[Note: I wrote this post Tuesday afternoon. Since then I’ve heard a rumor that the Yankees played the Devil Rays, but I am dismissing it as mere hearsay. I suggest you do the same.]
Spring is a time of hope and renewal. And allergies, but never mind. It’s a gorgeous day, and I refuse to ruin it by dwelling on the state of the Yankees’ pitching over the course of the last few days. Er, weeks. Moving on! I’m not here, as they say, to talk about the past.
Let’s talk about the immediate future instead: an obscure, unheralded minor leaguer flying under everybody’s radar by the name of Phil Hughes. Hey, you know you weren’t going to talk about anything else today anyway.
I’ve been in the minority, I think, in that I wasn’t opposed to leaving Hughes in AAA Dunder-Mifflin a while longer; I thought it made sense to go carefully with him, and build up his innings, arm, and confidence — that was the Yanks’ original plan, and I can only assume they had their reasons for it. After all, it’s still only April, the guy can’t even drink legally (which certainly must have made it tough to watch these last few games), and he didn’t look quite ready for the bigs in spring training – though, for what it’s worth, Alex Rodriguez didn’t look quite ready to shatter every existing offensive record for the month of April, either. Regardless, when I heard Hughes was starting Thursday, it took me all of three seconds to decide to buy a ticket.
Normally when I go to the Stadium I sit in the bleachers, or the far reaches of the upper deck (don’t get me started on Yankee Stadium ticket prices). This time, though, I figured if I was going to be there, I might as well spring for a semi-decent seat. I imagine I’ll tell my children one day that I watched Phil Hughes’ very first major league start. I also imagine I’ll be telling them this by way of explaining why we don’t have the money to buy new shoes or turn the heat up, but what the hell.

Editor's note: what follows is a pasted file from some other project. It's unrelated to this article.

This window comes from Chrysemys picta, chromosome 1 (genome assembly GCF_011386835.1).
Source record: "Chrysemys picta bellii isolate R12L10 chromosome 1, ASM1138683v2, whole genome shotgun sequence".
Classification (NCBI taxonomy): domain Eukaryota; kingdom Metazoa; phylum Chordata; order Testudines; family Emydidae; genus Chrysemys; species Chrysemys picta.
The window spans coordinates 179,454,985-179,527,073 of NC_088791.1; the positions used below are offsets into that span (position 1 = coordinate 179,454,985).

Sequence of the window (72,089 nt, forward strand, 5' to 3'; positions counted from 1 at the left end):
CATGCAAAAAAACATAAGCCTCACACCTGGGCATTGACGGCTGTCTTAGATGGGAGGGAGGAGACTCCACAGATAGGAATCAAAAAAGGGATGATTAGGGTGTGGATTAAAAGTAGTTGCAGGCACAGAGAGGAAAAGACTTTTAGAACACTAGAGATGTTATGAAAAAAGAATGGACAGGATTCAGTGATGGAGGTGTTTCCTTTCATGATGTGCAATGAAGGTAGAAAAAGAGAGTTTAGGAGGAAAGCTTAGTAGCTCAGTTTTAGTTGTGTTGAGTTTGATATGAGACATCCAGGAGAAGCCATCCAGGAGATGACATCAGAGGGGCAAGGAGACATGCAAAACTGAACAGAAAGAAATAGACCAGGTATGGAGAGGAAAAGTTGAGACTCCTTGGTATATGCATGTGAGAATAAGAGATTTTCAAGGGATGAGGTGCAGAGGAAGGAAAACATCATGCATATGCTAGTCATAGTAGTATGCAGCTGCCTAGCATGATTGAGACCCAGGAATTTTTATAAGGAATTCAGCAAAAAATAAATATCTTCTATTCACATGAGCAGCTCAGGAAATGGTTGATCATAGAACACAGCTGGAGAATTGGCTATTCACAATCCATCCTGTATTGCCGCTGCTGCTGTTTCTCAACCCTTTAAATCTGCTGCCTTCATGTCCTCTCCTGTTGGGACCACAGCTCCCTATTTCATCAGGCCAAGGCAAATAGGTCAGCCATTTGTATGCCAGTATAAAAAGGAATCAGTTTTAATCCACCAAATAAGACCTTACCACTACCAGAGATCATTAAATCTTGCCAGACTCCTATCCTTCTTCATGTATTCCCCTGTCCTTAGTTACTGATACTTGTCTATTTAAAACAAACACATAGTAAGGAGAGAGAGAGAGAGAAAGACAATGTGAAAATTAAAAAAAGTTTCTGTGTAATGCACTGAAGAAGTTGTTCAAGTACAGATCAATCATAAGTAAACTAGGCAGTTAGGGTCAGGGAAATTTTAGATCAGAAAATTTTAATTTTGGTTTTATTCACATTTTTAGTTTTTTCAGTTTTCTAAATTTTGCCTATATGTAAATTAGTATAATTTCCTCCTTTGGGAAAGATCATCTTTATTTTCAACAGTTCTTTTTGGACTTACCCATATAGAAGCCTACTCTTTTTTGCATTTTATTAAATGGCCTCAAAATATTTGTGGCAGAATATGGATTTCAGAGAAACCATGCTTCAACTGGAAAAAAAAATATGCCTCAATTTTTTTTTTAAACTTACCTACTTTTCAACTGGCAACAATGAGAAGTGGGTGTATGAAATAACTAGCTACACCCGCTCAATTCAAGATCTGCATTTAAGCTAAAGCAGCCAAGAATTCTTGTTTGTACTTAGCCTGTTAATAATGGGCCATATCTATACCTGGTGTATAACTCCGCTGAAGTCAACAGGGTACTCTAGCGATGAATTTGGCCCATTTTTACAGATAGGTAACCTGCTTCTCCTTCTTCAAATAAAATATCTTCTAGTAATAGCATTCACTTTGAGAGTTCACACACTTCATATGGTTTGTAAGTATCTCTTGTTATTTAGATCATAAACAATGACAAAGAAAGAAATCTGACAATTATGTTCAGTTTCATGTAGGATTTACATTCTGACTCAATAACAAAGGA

I am a little worried. Expectations are stratospheric. I believe Hughes is the real deal, but many highly touted prospects never do make it in the majors, for reasons no one completely understands (although obviously one, two, or even twenty sub-par starts won’t mean that’s the case here). Expecting a guy in his first ever trip to the big leagues to not only pitch well, but also go deep, against a tough Toronto lineup, is asking a lot.
That said, I’m not particularly worried about his lack of AAA experience; it doesn’t seem to matter much, as demonstrated most recently by the performance this season of Mets reliever Joe Smith, who was in college less than a year ago and has yet to allow a run in 11 appearances. I also don’t see how making a few starts up here while the rotation scrapes itself off the DL would hurt his long-term health — my understanding is that it’s his season-long workload that’s the (potential) issue. Plus there’s the fact that the longer they wait to bring him up, the more the pressure will build. Maybe it’s best, after all, to get that first major-league start out of the way while it’s still early, before each game feels so freighted with importance, in a non-nationally televised contest with the Blue Jays (who, no matter how good they are in a given year, somehow just never manage to come across as legitimate rivals. Why is that? Give me your best cheap Canadian jokes).
So I’m psyched, but let’s try to stay realistic. It would be nice if Hughes could feed the whole stadium with just 20 kosher hot dogs and heal Carl Pavano with a laying-on of hands . . . but I’ll settle for six full innings.
Bonus Discussion Point: Let’s see if we can call the eventual Daily News/NY Post next-day headlines: Phil it Up? Hughes Your Daddy? The Post on Tuesday went with “Hughes Da Man For Rotation,” which strikes me as a bit of a stretch, while the Daily News disappointingly used merely “Panic!” instead of my dark horse pick, “Panic! At The Disco.”